Volunteering at my local middle school library has revolved around un-shelving books. It’s a lot like gardening. According to the librarian, kids stop checking out books when they’re overwhelmed by sheer numbers to select from, so we’ve been carefully weeding out titles, starting with fiction.
Assignment number one: judge books by their covers. Seriously. Kids rarely choose “ugly” ones. To remain impartial-ish, I was given parameters regarding what ugly entailed, but was also allowed to turn a blind eye on uglies that hid good stories. The librarian and her many student assistants had the final say on what titles got axed. Once in the groove, I began to notice stylistic patterns in ugly cover trends as the decades progressed, especially in contemporary works. The breakdown:
60’s – 70’s: BIG TITLES, plain backgrounds. Occasional psychedelic illustrations.
80’s: realistic scene illustrations. Perms! Mullets!
90’s: Fewer scene depictions, more photography.
00’s: Anything goes. Cartoon-y illustrations. Inanimate subject matter. Close-ups of body parts (hands/legs/faces). I kept expecting to find a nostril shot.
10’s: Crisp and minimal. Blacks, dark purples, dashes of red. And vampires. LOTS of vampires.
If ever I’m in charge of cover design, I’m going to my local school library to study which titles have withstood the winds of time before making a decision. There were well over 500 books I pulled off those shelves, all of them unsuspecting victims of the uglies … and even still, the purge wasn’t complete.
Assignment number two: With ugly covers off the shelf, it was time to roll up my sleeves and dig deeper. Titles published before 2000 that hadn’t been checked out at least once over the last five years were to be added to the doomsday pile. Nearly 400 books are on that list. It’s been depressing clearing off some of my favorite authors and titles—Avi, Judy Blume, Chris Crutcher … I even pulled five Newbery and Newbery Honor books, and this was just through the C’s!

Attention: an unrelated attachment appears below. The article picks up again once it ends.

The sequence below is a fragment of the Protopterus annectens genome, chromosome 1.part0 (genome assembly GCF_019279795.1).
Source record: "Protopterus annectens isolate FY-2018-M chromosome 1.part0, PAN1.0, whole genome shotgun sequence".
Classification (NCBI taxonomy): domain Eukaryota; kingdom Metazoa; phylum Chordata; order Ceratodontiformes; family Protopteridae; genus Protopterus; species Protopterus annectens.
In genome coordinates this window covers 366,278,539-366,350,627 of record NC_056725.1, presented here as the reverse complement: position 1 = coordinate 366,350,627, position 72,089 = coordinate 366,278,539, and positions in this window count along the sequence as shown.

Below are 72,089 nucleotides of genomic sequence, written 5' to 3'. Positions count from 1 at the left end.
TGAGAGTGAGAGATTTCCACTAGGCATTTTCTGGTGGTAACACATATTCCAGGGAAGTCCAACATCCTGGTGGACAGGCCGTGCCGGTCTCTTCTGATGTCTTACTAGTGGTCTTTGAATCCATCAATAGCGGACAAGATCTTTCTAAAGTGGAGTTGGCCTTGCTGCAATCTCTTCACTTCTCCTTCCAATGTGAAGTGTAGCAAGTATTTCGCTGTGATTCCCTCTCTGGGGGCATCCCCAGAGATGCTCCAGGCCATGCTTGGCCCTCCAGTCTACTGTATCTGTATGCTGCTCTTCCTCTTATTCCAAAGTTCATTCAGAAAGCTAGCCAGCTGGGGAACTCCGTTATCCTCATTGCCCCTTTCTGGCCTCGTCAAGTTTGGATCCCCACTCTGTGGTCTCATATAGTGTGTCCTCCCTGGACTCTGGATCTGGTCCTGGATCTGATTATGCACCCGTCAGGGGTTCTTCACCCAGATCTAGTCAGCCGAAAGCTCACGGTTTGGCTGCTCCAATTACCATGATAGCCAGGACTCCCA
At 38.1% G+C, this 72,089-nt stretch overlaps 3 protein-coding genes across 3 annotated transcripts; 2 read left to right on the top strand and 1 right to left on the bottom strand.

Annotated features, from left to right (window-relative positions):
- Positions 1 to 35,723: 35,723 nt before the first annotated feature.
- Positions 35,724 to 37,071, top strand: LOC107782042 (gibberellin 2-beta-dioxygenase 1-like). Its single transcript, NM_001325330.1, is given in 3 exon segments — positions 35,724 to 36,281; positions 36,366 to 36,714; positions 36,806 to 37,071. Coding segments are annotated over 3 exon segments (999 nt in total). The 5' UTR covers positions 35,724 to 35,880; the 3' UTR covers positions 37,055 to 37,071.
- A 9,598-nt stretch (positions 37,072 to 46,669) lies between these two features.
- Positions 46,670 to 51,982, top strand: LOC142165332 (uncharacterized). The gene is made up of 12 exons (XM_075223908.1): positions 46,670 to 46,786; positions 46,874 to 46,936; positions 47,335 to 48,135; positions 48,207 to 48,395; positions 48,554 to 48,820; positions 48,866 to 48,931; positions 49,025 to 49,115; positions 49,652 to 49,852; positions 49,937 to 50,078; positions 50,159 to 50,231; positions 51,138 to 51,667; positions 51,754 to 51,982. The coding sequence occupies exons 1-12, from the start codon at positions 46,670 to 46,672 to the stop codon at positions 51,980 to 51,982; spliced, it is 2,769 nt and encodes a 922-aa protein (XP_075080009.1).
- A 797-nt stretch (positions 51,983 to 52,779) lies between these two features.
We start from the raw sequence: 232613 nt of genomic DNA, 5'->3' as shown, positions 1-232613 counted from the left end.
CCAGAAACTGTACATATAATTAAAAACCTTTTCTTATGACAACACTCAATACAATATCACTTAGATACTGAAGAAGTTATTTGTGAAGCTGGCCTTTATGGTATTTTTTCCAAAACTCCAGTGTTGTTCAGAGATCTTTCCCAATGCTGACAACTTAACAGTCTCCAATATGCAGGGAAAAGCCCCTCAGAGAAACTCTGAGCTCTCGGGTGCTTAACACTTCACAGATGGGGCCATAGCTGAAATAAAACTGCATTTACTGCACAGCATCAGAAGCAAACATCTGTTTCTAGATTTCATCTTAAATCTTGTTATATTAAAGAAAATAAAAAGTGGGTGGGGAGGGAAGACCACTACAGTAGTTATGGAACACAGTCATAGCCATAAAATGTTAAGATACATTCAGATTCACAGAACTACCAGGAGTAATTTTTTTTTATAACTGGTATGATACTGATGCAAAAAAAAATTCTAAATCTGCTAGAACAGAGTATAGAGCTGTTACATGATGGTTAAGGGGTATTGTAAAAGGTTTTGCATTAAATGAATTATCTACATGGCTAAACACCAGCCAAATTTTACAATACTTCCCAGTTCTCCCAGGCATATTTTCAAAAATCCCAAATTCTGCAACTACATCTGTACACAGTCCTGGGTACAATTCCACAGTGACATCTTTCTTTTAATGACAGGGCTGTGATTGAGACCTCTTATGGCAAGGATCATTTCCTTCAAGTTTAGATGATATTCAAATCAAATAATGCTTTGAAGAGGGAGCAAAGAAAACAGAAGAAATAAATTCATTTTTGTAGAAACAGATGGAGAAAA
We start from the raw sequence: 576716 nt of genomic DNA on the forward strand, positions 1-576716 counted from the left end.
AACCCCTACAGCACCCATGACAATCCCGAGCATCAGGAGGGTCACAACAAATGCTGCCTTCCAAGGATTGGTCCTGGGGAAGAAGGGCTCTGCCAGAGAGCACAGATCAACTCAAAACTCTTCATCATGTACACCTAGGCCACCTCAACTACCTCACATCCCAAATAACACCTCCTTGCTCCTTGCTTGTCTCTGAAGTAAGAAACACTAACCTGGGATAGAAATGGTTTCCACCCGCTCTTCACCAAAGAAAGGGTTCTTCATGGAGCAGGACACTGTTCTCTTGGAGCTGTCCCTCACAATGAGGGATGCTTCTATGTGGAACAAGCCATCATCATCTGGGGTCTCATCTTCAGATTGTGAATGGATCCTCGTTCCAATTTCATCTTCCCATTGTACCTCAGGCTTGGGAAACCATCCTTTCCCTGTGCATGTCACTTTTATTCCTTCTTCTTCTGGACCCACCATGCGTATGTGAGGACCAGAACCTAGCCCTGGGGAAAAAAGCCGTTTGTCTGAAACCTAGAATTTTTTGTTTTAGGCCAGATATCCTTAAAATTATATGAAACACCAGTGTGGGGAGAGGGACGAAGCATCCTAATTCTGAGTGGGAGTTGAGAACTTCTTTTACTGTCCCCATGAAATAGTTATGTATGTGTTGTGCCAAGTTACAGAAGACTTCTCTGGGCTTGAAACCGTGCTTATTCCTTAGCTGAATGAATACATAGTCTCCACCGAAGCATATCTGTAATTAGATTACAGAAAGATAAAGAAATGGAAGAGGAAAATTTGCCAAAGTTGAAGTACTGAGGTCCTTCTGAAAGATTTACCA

Realizing what limited shelf life most books have—even ones whose check-out cards are filled with date stamps from yesteryear’s adoring fans—has been eye-opening. Libraries sometimes leave me feeling downhearted when I see all the books that aren’t mine cramming their shelves, but now that I understand the truth about a book’s life span, this also means that my stories are still in the seed stage, with time to mature before being born into the world, swaddled in some absolutely fabulous cover. Their clocks haven’t started ticking.
Assignment number three: Cuddle up with an ugly cover, even if the novel is gasping its last breath. During October, the librarian made a graveyard display with doomed books and RIP signs. For November, she had “blind dates with (ugly) books.” In December, uglies were disguised as presents. By January, several compost-bound books had been “re-potted” on the shelves, with brand new checkout dates to keep them rooted for a few more years.
The school library-garden still has weeding to be done (I’m only through the F’s), but if it means more kids are checking out books, I’m willing to dirty my knees. And while I thin out old growth to make room for other books to bloom, I’ll be dreaming up ideas for new novels, hoping that someday they, too, will be planted here, ready to be plucked off the shelf.